Information for Parents of Young Children

Children younger than 5 years are the most likely to get shigellosis, but people of all ages can get the disease 1. Many outbreaks are related to childcare settings and schools, because Shigella germs spread from young children to their family members and others in their community. Learn more about how to prevent Shigella infections in children below.

Prevention and Control

Shigella germs spread when people put something in their mouths or swallow something that has come into contact with the stool (poop) of someone sick with Shigella. Children may get Shigella germs on their hands by touching surfaces (for example, toys, bathroom fixtures, changing tables, diaper pails) that a sick person used.

washing child hands

Protect your family and community from shigellosis by following these steps.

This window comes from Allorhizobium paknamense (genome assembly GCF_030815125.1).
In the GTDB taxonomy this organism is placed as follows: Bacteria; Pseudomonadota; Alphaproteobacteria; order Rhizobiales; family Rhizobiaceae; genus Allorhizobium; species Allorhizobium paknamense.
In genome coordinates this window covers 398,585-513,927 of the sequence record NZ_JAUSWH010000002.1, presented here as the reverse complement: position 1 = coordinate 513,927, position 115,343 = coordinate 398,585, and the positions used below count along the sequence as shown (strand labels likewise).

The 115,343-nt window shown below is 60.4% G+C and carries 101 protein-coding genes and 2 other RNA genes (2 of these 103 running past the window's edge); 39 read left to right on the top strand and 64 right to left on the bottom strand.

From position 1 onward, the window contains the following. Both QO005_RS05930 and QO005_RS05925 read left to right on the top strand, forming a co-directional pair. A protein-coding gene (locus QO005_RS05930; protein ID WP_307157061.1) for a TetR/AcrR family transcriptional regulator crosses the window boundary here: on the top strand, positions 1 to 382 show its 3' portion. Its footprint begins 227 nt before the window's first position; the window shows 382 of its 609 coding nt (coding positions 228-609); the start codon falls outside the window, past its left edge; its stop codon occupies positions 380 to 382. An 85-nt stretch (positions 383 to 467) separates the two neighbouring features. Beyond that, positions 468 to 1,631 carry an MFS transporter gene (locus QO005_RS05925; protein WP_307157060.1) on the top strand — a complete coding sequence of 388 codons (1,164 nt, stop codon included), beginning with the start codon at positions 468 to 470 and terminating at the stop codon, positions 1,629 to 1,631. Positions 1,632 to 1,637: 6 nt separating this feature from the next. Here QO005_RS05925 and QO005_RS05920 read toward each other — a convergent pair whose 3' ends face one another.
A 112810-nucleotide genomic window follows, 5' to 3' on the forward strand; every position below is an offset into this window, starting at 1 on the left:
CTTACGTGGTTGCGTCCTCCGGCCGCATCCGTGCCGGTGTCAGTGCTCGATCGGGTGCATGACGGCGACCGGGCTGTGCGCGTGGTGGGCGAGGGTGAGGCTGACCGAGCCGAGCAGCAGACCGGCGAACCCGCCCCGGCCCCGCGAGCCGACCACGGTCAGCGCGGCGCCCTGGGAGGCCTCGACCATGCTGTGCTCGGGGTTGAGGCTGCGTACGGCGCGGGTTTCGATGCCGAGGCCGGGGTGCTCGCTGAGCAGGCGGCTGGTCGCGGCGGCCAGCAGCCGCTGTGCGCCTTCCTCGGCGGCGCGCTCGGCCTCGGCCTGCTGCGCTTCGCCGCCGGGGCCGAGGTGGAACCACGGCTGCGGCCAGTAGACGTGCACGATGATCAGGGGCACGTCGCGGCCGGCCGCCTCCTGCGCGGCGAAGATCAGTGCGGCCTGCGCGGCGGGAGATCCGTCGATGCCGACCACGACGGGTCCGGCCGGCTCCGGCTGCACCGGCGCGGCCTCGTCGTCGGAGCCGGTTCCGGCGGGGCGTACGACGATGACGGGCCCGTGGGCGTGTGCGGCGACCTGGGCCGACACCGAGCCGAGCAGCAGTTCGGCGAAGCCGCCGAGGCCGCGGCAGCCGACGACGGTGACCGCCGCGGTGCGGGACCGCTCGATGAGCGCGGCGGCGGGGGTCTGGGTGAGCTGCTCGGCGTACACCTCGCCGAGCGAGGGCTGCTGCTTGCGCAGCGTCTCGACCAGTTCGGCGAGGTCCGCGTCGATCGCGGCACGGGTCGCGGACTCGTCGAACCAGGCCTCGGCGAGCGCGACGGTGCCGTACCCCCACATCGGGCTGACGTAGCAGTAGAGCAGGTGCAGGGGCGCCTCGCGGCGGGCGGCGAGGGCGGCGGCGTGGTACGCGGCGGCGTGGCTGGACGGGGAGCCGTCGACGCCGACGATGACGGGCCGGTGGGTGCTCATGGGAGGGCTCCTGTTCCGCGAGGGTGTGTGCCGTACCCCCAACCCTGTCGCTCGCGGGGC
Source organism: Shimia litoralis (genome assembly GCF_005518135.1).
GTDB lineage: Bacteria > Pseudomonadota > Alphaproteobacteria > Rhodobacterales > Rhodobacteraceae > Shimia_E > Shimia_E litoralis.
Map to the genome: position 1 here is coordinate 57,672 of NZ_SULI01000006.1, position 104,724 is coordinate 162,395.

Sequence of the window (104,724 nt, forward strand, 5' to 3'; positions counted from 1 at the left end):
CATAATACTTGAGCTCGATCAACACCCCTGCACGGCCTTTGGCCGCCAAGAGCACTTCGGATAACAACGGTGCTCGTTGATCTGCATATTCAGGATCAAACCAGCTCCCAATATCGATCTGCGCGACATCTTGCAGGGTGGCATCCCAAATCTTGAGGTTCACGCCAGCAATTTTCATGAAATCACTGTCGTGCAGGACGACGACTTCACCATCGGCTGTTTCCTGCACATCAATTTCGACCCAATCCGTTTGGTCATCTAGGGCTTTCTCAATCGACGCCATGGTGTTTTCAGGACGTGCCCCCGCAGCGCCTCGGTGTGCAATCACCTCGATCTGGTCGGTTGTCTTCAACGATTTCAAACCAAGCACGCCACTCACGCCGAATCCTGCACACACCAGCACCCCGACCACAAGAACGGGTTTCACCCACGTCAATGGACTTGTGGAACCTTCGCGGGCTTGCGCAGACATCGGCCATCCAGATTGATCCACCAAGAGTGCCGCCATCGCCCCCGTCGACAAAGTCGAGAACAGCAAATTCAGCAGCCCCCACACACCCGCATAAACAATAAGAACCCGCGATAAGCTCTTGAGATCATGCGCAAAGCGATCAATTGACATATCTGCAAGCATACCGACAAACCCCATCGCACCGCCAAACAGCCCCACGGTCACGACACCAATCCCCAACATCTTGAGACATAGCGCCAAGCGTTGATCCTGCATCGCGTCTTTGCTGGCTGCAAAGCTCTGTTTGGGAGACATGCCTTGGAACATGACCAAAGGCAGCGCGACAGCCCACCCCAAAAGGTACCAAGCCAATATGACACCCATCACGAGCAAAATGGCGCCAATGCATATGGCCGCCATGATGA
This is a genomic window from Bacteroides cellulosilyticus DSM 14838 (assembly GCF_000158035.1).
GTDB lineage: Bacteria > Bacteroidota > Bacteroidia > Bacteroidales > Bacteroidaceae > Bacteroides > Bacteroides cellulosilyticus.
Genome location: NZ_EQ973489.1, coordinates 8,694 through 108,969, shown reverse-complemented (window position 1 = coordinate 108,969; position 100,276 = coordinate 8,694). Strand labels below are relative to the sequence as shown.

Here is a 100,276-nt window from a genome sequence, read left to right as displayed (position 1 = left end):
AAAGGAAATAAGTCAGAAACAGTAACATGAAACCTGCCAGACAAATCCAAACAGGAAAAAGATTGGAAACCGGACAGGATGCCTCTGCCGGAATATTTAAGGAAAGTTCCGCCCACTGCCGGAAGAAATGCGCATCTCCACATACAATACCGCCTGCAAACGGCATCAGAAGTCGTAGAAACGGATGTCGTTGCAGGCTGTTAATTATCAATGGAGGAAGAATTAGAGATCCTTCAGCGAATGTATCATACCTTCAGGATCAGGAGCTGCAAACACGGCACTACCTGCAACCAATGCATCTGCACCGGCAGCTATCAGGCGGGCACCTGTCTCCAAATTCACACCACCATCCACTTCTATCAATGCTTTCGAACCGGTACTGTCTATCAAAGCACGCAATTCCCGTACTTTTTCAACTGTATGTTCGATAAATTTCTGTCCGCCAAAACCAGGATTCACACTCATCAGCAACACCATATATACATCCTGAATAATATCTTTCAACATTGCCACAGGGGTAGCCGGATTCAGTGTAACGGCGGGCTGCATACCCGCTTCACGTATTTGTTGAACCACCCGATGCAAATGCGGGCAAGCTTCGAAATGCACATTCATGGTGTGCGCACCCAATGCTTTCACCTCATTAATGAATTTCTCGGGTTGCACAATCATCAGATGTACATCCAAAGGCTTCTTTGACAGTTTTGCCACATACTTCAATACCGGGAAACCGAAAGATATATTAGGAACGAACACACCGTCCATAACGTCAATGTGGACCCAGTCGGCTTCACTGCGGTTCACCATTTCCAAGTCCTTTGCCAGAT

• Everyone should wash hands with soap and water:
    • Before preparing food or eating, and
    • After using the bathroom or changing diapers.
  • Supervise handwashing of toddlers and small children after they use the bathroom. Wash your hands and your infant’s hands with soap and water after diaper changes.
  • Do NOT prepare food if you are sick.
  • Do NOT share food with anyone if you or your family members are sick.
  • Stay home from childcare and school while sick or until your health department says it’s safe to return.
  • Dispose of soiled diapers properly, and clean diaper changing areas after using them.
  • Avoid taking your child swimming or to group water play venues for one week after their diarrhea has gone away.
Fact Sheet: Does Your Child Have Diarrhea?
Does Your Child Have Diarrhea?

Message: Overview of Shigella infections: Symptoms, prevention measures, and steps to get better.
Audience: General public.

Web: Does Your Child Have Diarrhea?

Fact Sheet: Does Your Child Have Diarrhea? pdf icon[PDF – 538K]


  1. Adams DA, Jajosky RA, Ajani U, Kriseman J, Sharp P, Onwen DH, Schley AW, Anderson WJ, Grigoryan A, Aranas AE, Wodajo MS, Abellera JP. Summary of notifiable diseases–United States, 2012. MMWR Morb Mortal Wkly Rep. 2014;61(53):1-121.